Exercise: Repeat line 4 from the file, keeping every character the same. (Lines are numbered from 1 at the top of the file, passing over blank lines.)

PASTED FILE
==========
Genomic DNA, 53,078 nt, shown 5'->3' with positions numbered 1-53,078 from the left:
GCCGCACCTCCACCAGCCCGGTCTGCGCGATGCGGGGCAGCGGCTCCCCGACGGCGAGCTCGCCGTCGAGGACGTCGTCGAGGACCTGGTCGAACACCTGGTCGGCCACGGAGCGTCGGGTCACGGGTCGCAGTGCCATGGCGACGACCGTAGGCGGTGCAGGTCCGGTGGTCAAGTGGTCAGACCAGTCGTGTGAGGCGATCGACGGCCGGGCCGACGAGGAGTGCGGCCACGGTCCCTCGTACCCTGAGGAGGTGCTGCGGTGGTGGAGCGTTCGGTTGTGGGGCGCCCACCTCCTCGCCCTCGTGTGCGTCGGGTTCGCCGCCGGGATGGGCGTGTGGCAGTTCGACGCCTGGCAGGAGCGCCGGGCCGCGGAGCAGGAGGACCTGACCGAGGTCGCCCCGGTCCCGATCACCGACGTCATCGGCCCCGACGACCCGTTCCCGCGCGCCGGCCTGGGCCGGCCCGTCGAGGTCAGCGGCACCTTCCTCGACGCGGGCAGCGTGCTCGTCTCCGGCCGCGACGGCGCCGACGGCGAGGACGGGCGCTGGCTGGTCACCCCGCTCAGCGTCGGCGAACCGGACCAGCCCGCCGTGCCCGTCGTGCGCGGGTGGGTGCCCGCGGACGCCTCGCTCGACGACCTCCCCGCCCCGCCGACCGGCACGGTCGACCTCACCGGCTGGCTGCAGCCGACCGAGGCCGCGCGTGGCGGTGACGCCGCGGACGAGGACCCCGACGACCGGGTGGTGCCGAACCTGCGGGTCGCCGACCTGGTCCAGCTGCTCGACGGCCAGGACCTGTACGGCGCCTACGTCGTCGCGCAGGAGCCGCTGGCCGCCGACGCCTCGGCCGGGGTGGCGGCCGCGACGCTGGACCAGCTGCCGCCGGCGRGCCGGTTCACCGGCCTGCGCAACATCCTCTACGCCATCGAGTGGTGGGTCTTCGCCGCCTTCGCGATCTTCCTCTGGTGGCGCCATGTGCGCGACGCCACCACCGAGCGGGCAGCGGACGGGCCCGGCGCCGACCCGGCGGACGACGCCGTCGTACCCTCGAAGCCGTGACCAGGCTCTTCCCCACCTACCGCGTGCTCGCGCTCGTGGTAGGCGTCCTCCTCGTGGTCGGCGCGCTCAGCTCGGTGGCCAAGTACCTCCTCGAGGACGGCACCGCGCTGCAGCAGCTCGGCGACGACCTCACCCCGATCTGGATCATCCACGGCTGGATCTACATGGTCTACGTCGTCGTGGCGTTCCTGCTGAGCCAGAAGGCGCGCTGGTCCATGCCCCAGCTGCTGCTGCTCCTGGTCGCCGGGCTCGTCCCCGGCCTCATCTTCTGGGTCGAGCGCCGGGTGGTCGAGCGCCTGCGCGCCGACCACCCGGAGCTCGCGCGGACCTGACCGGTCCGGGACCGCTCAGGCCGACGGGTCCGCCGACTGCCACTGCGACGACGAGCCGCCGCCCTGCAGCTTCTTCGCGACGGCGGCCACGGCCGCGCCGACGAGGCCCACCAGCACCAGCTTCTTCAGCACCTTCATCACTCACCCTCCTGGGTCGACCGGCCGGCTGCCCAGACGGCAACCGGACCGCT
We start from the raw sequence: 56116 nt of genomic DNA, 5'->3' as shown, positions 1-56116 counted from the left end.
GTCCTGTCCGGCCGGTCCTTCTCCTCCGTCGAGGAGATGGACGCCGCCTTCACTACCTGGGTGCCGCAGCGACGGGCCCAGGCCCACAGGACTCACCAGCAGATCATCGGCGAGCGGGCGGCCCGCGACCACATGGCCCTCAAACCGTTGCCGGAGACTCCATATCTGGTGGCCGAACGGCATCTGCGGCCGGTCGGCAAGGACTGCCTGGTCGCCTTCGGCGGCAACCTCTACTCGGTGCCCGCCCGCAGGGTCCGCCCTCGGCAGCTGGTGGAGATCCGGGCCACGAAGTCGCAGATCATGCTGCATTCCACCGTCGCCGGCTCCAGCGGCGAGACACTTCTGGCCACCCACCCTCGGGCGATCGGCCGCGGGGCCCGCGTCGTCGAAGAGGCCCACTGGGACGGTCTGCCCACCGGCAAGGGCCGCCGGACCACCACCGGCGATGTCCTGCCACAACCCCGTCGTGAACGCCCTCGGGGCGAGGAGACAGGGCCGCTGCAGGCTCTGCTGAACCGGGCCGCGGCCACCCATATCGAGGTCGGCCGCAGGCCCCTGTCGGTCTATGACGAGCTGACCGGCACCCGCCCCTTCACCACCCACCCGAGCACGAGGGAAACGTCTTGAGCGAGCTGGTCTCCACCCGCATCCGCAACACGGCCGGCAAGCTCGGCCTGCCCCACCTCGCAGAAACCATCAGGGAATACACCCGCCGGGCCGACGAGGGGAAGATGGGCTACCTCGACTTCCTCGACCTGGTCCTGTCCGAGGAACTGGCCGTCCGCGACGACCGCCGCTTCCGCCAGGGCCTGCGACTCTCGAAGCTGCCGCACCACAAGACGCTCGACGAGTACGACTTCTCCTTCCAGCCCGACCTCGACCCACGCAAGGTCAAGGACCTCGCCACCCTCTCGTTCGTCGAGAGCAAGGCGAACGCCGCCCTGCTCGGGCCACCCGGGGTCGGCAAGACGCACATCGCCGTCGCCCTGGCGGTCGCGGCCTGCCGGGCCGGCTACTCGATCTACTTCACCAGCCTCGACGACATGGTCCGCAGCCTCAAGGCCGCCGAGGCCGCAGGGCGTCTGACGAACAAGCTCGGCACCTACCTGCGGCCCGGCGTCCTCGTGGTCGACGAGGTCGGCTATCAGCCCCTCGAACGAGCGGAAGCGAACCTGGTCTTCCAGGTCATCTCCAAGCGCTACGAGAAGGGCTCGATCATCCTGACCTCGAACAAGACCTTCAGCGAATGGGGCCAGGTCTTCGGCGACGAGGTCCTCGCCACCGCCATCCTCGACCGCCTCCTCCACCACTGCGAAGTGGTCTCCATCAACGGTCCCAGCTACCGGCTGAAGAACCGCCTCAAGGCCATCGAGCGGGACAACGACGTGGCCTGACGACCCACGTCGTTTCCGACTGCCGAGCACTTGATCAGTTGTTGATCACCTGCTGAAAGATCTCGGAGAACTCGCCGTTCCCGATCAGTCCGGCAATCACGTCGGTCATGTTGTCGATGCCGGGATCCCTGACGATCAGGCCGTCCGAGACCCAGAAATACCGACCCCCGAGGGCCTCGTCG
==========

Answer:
GTCCTGTCCGGCCGGTCCTTCTCCTCCGTCGAGGAGATGGACGCCGCCTTCACTACCTGGGTGCCGCAGCGACGGGCCCAGGCCCACAGGACTCACCAGCAGATCATCGGCGAGCGGGCGGCCCGCGACCACATGGCCCTCAAACCGTTGCCGGAGACTCCATATCTGGTGGCCGAACGGCATCTGCGGCCGGTCGGCAAGGACTGCCTGGTCGCCTTCGGCGGCAACCTCTACTCGGTGCCCGCCCGCAGGGTCCGCCCTCGGCAGCTGGTGGAGATCCGGGCCACGAAGTCGCAGATCATGCTGCATTCCACCGTCGCCGGCTCCAGCGGCGAGACACTTCTGGCCACCCACCCTCGGGCGATCGGCCGCGGGGCCCGCGTCGTCGAAGAGGCCCACTGGGACGGTCTGCCCACCGGCAAGGGCCGCCGGACCACCACCGGCGATGTCCTGCCACAACCCCGTCGTGAACGCCCTCGGGGCGAGGAGACAGGGCCGCTGCAGGCTCTGCTGAACCGGGCCGCGGCCACCCATATCGAGGTCGGCCGCAGGCCCCTGTCGGTCTATGACGAGCTGACCGGCACCCGCCCCTTCACCACCCACCCGAGCACGAGGGAAACGTCTTGAGCGAGCTGGTCTCCACCCGCATCCGCAACACGGCCGGCAAGCTCGGCCTGCCCCACCTCGCAGAAACCATCAGGGAATACACCCGCCGGGCCGACGAGGGGAAGATGGGCTACCTCGACTTCCTCGACCTGGTCCTGTCCGAGGAACTGGCCGTCCGCGACGACCGCCGCTTCCGCCAGGGCCTGCGACTCTCGAAGCTGCCGCACCACAAGACGCTCGACGAGTACGACTTCTCCTTCCAGCCCGACCTCGACCCACGCAAGGTCAAGGACCTCGCCACCCTCTCGTTCGTCGAGAGCAAGGCGAACGCCGCCCTGCTCGGGCCACCCGGGGTCGGCAAGACGCACATCGCCGTCGCCCTGGCGGTCGCGGCCTGCCGGGCCGGCTACTCGATCTACTTCACCAGCCTCGACGACATGGTCCGCAGCCTCAAGGCCGCCGAGGCCGCAGGGCGTCTGACGAACAAGCTCGGCACCTACCTGCGGCCCGGCGTCCTCGTGGTCGACGAGGTCGGCTATCAGCCCCTCGAACGAGCGGAAGCGAACCTGGTCTTCCAGGTCATCTCCAAGCGCTACGAGAAGGGCTCGATCATCCTGACCTCGAACAAGACCTTCAGCGAATGGGGCCAGGTCTTCGGCGACGAGGTCCTCGCCACCGCCATCCTCGACCGCCTCCTCCACCACTGCGAAGTGGTCTCCATCAACGGTCCCAGCTACCGGCTGAAGAACCGCCTCAAGGCCATCGAGCGGGACAACGACGTGGCCTGACGACCCACGTCGTTTCCGACTGCCGAGCACTTGATCAGTTGTTGATCACCTGCTGAAAGATCTCGGAGAACTCGCCGTTCCCGATCAGTCCGGCAATCACGTCGGTCATGTTGTCGATGCCGGGATCCCTGACGATCAGGCCGTCCGAGACCCAGAAATACCGACCCCCGAGGGCCTCGTCG